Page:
After Cullen and Nick kindly dropped me off in the desert, I set out to ride the Lockhart Basin Road. This rough jeep trail links up with Monticello, from where I planned to cross the Navajo Reservation and rejoin the Great Divide Mountain Bike Route in New Mexico.
I don't mean to be pedantic, but I'm not sure if I'd really call the Lockhart Basin Road a road. It's far better than that: a rough and ready trail that wends its way across the desert, on the edge of beautiful Canyonlands National Park.
Initially, it followed the contours of the Colorado River.
Conditions varied from deep, energy-sapping sand...
... to babyhead boulders. Some cursing, and lots of pushing ensued. As I heaved my overly laden bicycle out of one of the many gullies, I wondered if I'd bitten off just a little more than I could chew.
In fact, it was so narrow, tortuous and steep at times, it was hard to believe it could be driven by jeeps.
With only a map to guide me, a sign comes as something of a relief.
Still, it didn't stop me from getting lost just a few minutes later. With so many quad tracks and dry riverbeds disappearing into almost every canyon, escaping the basin floor wasn't always obvious. After the third dead end, I realised I had to keep an eye out for these helpful cairns.
With much huffing and puffing, I made it to the top of the plateau. It was like looking down at giant pieces of a jigsaw.
Thankfully, the trail smoothed out into a hardpack track, and I could make quicker time.
I've now fitted a Marathon XR at the back for longevity, and a Marathon Extreme up front for grip. So far, so good.
The snow covered La Sal mountains. The highest peak is 12 721 feet as is called Tu-ku-neek-evots in Navajo - the one that holds the sun longest.
It was beautiful out there. So very serene. I felt like I had the desert to myself. My mood flitted from joy and happiness, to tears for people I left behind and missed. Skip would probably call it the yin and the yang of bike travel.
The rocks took on an almost organic quality; deep shadows contrasted dramatically against the sun bleached sandstone.
In the middle of nowhere, a trailer riddled with bullet holes. Eery.
I was carrying ten litres of water as there were no creeks or streams along the route. Recent snow meant there was some water in the potholes though, which I could filter.
Tunnels and arches sculpted by the elements.
It was getting late, and the rockface was saturated in the last light of the day. I was spoilt for choice when it came to camping.
Stepping out of my tent in the morning, I held my breath for a moment. Nothing but complete silence.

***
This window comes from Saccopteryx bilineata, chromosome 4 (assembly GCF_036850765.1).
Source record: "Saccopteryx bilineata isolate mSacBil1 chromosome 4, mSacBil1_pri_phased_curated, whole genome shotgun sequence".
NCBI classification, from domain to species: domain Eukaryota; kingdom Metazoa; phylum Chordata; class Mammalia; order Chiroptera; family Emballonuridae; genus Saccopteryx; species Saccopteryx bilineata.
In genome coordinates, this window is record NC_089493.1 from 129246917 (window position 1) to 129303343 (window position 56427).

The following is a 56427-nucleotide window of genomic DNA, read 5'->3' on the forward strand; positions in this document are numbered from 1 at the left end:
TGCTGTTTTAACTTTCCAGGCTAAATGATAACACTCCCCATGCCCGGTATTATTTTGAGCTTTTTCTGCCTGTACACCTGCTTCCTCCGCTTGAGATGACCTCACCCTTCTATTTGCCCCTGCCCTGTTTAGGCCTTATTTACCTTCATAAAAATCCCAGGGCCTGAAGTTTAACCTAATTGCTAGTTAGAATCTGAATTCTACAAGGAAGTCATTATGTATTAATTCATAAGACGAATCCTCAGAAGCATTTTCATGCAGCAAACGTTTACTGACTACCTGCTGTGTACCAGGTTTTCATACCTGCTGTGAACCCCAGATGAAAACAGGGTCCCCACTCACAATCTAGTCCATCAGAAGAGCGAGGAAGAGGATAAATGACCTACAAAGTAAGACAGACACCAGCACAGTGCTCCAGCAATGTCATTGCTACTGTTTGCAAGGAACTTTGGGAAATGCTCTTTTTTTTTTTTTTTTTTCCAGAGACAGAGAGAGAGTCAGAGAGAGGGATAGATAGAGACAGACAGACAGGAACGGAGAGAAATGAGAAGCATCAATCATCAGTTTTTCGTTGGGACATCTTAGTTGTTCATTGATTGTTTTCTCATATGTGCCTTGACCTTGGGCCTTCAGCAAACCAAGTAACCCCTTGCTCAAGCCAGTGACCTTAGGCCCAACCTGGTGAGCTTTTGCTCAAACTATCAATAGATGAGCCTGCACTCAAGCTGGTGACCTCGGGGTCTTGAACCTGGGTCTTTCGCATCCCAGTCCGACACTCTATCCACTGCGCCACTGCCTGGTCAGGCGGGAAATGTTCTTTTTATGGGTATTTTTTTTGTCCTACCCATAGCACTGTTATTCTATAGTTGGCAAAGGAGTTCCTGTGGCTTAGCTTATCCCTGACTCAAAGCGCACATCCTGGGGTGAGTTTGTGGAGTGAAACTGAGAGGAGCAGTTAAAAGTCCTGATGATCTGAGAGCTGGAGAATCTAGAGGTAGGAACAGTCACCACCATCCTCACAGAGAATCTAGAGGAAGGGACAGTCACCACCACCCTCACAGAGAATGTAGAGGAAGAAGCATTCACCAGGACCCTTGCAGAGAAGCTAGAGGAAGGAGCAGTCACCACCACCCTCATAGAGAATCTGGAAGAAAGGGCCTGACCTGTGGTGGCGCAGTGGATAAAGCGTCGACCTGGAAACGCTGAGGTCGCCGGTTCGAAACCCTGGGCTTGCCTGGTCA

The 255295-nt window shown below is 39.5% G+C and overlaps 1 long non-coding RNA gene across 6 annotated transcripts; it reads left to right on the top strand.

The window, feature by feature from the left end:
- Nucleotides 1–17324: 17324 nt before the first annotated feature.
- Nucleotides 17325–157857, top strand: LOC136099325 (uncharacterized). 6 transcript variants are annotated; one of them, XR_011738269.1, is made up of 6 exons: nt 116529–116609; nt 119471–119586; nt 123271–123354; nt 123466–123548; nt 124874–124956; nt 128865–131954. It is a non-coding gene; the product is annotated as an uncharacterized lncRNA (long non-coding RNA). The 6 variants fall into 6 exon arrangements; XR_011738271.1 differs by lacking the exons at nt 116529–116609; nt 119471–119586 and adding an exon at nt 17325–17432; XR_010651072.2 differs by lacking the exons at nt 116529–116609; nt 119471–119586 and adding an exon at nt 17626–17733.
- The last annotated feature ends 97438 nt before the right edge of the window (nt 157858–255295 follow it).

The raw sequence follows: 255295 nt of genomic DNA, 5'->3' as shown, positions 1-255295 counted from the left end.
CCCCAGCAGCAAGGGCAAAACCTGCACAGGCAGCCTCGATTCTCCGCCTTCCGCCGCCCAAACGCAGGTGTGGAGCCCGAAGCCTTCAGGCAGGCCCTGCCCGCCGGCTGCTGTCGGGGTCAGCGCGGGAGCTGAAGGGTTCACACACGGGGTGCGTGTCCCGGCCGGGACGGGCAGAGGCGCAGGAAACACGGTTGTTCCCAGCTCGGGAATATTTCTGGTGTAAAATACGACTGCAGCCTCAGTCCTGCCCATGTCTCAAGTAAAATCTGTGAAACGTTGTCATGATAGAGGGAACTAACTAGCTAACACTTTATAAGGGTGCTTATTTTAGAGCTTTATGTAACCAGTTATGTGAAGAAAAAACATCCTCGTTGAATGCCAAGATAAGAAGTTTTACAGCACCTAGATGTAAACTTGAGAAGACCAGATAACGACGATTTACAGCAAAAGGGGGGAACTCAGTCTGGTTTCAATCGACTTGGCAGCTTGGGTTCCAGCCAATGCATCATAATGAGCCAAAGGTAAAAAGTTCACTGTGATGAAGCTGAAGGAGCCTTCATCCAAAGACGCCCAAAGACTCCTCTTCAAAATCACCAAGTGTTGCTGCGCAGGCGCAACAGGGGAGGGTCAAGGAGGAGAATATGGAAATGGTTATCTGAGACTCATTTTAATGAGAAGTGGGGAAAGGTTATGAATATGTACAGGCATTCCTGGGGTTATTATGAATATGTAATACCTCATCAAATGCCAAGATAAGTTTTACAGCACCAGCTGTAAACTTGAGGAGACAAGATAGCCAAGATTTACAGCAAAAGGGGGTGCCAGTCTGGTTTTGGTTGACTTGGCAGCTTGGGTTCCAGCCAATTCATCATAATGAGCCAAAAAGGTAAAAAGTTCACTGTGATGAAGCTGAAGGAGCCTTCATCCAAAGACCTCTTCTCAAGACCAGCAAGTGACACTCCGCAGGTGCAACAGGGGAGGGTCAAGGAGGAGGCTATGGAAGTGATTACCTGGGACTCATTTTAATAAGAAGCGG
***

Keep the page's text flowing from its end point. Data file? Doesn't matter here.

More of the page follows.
In the distance lay the Needles District of the Canyonlands National Park.
Cayote prints. Bicycle tyre prints...
... and redneck prints.
Who put that there?
Sand and washboard. I was on the homestretch now, perhaps 60 miles from Moab, and about to reach...
... blacktop. I was almost glad to make it onto pavement again. Almost.
The views here were just as stunning. Indian Creek is famous in rock climbing circles for its world class sandstone routes.
Climbers were everywhere, scaling these vast formations like little ants.
Newspaper Rock - or Tse Han, in Najavo (rock that tells a story) - is etched with a petroglyph panel that dates back two thousand years. No one knows if the symbols represent story telling, hunting magic, or are just ancient graffiti...
Rather than taking the highway to Monticello, I turned off 211 onto a mountain road. Had I studied my map a little more carefully, I might have noted that it climbed for 12 miles back up to over 8000 feet. Back in the snow line I went...
Finally I freewheeled back down into Monticello, which was settled by pioneers from the Church of the Latter Day Saints in 1887. There, I was offered a spot to camp on a nearby ranch, and fed an enormous dinner by Paul and his wife Glenis. It was a feast: 'I'll be mad if you leave the table hungry,' said Paul. So I did my best to hoover up all that was offered to me. Paul was ex-army and a retired school teacher. He wore round wire rim glasses with a cowboy hat, jeans and a wrangler shirt, and had a brusque, efficient, yet warm manner. In the morning he announced: 'I'm going to make you a power breakfast'. Cue juice, fruit, and cereal laced with honey, ground wheat, pecans and peanuts. Fuel for the day.
Paul and Glenis built the cabin themselves, using Ponderosa Pine hauled out from the nearby Abajo Mountains.